Fleur-de-Thé (Teaflower) is a three-act opéra bouffe with music by Charles Lecocq and words by Alfred Duru and Henri Chivot. The story centres on a French bar-keeper, who is saved from a bigamous marriage to an aristocratic young local by the intervention of his real wife, with the aid of champagne and French sailors. It is set in China to appeal to the 1860s French fashion for Chinoiserie.
The opera was first produced at the Théâtre de l'Athénée, Paris, on 11 April 1868. It was Lecocq's first substantial success and ran for an entire season. It was revived several times in its first three years.
Lecocq enjoyed an early success in 1856, when he and Georges Bizet shared the first prize in a competition for composers of comic opera, organised by Jacques Offenbach. Lacking the connections to secure commissions from Parisian theatres, Lecocq spent the next decade in obscurity and routine work as a teacher, accompanist and répétiteur. His luck changed in 1867 when William Busnach, manager of the Théâtre de l'Athénée engaged him. His first two-act work, L'amour et son carquois, presented in January 1868, was a modest success, and Busnach commissioned a three-act piece, teaming Lecocq with the established duo of librettists, Alfred Duru and Henri Chivot.Lecocq and his collaborators set the piece in China to appeal to the current French fashion for orientalism.
The work nearly failed to open: the chorus walked out after the dress rehearsal because they had not been paid, but Busnach managed to find the necessary money.Once the first night was under way, on 11 April 1868, the performers, as well as the audience, were enthusiastic about the piece. Désiré, who played the Mandarin, declared at the final curtain that this had been the Athénée's best production yet.
A French bar on the banks of a Chinese river
The mandarin Tien-Tien, the Chief of Police, is about to visit the French man-of-war La Pintade, in the city's harbour. His daughter, Fleur-de-Thé, has begged permission to accompany him, but this being contrary to Chinese custom, he has refused to take her. She has determined to go by herself and has sent for a palanquin. The bearers, frightened by some unusual noise, abandon her, leaving her alone in the street. She takes refuge in the nearest building, which is a cantine française – a bar for sailors and locals – run by Pinsonnet and his wife Césarine. Pinsonnet, rather taken with her beauty, promises Fleur-de-Thé his protection. Alarmed by the approach of her father, who happens to stray into the place, she conceals herself in the next room. She is discovered there by the jealous Césarine, who immediately hands her over to her father. Tien-Tien, in accordance with local custom, announces that when an unmarried Chinese woman is seen by a stranger, he must marry her, or be executed. Pinsonnet is arrested.
Pinsonnet is given the alternative of marrying or being impaled. He states that he is already married, but that makes no difference to the Chinese, who consider a French marriage no marriage, and he consents, not very reluctantly, to be a Chinese bridegroom. He is accordingly raised to the rank of a mandarin to bring him to suitable status for marriage to Tien-Tien's daughter. This is much resented by her former fiancé, the swaggering soldier Ka-o-Lin. At this point Césarine arrives to deliver some wine ordered by Tien-Tien. She is astonished to find her husband thoroughly at home in the house of Tien-tien, and married to his daughter. She is indignant, but is pleased to find that Fleur-de-Thé hates the situation as much as she does. They agree that Fleur-de-Thé will elope with Ka-o-Lin, and Césarine, concealed by the bridal veil, will impersonate the bride. The elopement fails, as all doors are strictly guarded.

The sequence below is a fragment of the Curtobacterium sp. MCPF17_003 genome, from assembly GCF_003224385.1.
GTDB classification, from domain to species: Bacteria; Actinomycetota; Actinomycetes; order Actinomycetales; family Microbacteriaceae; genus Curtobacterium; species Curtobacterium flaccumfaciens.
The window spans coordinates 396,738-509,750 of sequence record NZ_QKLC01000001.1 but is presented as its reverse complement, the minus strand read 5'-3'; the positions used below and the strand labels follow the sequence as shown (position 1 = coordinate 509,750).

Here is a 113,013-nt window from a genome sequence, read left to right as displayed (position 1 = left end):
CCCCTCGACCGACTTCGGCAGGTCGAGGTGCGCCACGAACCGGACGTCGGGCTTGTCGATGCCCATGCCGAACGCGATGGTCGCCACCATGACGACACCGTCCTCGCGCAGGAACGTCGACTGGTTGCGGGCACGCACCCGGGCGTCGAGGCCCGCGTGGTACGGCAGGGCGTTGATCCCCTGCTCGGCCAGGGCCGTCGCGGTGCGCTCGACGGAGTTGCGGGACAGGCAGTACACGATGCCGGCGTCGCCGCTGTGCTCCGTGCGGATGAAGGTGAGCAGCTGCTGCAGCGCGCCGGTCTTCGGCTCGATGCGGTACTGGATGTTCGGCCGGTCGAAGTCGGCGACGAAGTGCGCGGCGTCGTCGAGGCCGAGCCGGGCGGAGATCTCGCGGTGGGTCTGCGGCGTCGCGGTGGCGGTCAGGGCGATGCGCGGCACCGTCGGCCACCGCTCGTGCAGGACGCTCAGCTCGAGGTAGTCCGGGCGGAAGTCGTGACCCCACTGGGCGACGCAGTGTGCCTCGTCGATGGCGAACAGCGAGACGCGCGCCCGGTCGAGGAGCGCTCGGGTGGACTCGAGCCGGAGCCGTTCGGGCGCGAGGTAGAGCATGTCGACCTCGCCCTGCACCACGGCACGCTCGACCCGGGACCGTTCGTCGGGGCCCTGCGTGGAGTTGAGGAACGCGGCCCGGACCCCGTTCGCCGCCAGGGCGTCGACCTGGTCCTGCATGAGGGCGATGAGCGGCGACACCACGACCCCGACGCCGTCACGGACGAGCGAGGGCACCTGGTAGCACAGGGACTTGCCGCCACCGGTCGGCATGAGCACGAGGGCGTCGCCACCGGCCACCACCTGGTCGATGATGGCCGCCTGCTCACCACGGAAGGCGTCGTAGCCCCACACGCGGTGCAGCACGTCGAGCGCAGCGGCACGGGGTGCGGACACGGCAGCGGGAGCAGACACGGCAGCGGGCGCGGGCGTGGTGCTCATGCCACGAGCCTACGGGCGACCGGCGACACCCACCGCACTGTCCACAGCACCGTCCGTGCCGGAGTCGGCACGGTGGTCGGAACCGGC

The Blue Kiosk – a small pavilion
Pinsonnet tries to persuade his wife to remain as an extra or subordinate wife: such things, he says, are common in China, as witness Tien-Tien's twelve wives. Césarine pretends to comply, and, together with Fleur-de-Thé, torments him until he is disillusioned with double matrimony. Tien-Tien discovers the trick played by Césarine, and, in a fury, condemns Pinsonnet to the stake. Césarine uses champagne as a weapon, plying Tien-Tien with Veuve Clicquot, and the Pinsonnets are rescued by sailors from the French ship at the quayside and carried off to safety.
After its initial run, which lasted for the rest of the season, the piece was revived in September 1869, transferring to the larger Théâtre des Variétés.In 1871 a French company took the opera to London, where it played at the Lyceum Theatre to capacity audiences who included several members of the British royal family. The piece was played in New York in the same year. An English translation by J. H. Jarvis was presented at the Criterion Theatre in London in 1875.
The notices for the first production were enthusiastic. Le Ménestrel found the libretto very funny and observed that Lecocq's music showed a composer of true gaiety of temperament.L'indépendance dramatique praised the text, the performers and the score, its sole reservations being that Lecocq had not taken the opportunity to incorporate some genuine Chinese music, and that his finale verged on vulgarity as the rest of the score had not. The reviewer for Paris-programme said that the piece would attract all Paris. "This musical fantasy is indescribable, it must be seen to appreciate it properly. There is nothing wittier, funnier, more coquettish, better imagined, better played, than Fleur-de-Thé." The critic added that Lecocq's score would provoke Hervé and Offenbach to envy. After the piece opened in the US, The New York Times regarded it as "one of the choicest buffo operas of the day ... It is full of melody of a singularly elegant turn; its numbers are orchestrated with infinite taste".